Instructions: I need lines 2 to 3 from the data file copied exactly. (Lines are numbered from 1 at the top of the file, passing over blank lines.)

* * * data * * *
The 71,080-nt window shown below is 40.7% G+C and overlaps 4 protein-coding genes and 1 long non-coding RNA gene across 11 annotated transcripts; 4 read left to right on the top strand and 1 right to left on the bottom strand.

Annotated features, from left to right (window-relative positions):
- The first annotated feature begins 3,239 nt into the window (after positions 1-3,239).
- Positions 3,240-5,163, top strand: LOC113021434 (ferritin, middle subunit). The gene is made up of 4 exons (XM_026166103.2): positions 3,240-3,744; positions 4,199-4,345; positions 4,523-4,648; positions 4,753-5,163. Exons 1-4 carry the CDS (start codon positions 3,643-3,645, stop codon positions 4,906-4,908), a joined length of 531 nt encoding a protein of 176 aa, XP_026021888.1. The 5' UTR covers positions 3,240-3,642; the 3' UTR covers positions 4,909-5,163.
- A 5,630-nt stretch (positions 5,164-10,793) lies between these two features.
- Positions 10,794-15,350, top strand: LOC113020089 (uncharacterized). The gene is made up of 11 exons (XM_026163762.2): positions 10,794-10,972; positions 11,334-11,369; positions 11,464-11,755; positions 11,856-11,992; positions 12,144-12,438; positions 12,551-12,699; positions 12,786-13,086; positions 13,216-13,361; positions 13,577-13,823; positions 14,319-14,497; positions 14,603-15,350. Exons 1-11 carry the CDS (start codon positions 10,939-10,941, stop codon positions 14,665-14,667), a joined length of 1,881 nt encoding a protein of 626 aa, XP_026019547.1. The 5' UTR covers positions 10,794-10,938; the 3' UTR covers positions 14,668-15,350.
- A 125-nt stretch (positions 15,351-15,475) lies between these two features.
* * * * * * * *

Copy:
Annotated features, from left to right (window-relative positions):
- The first annotated feature begins 3,239 nt into the window (after positions 1-3,239).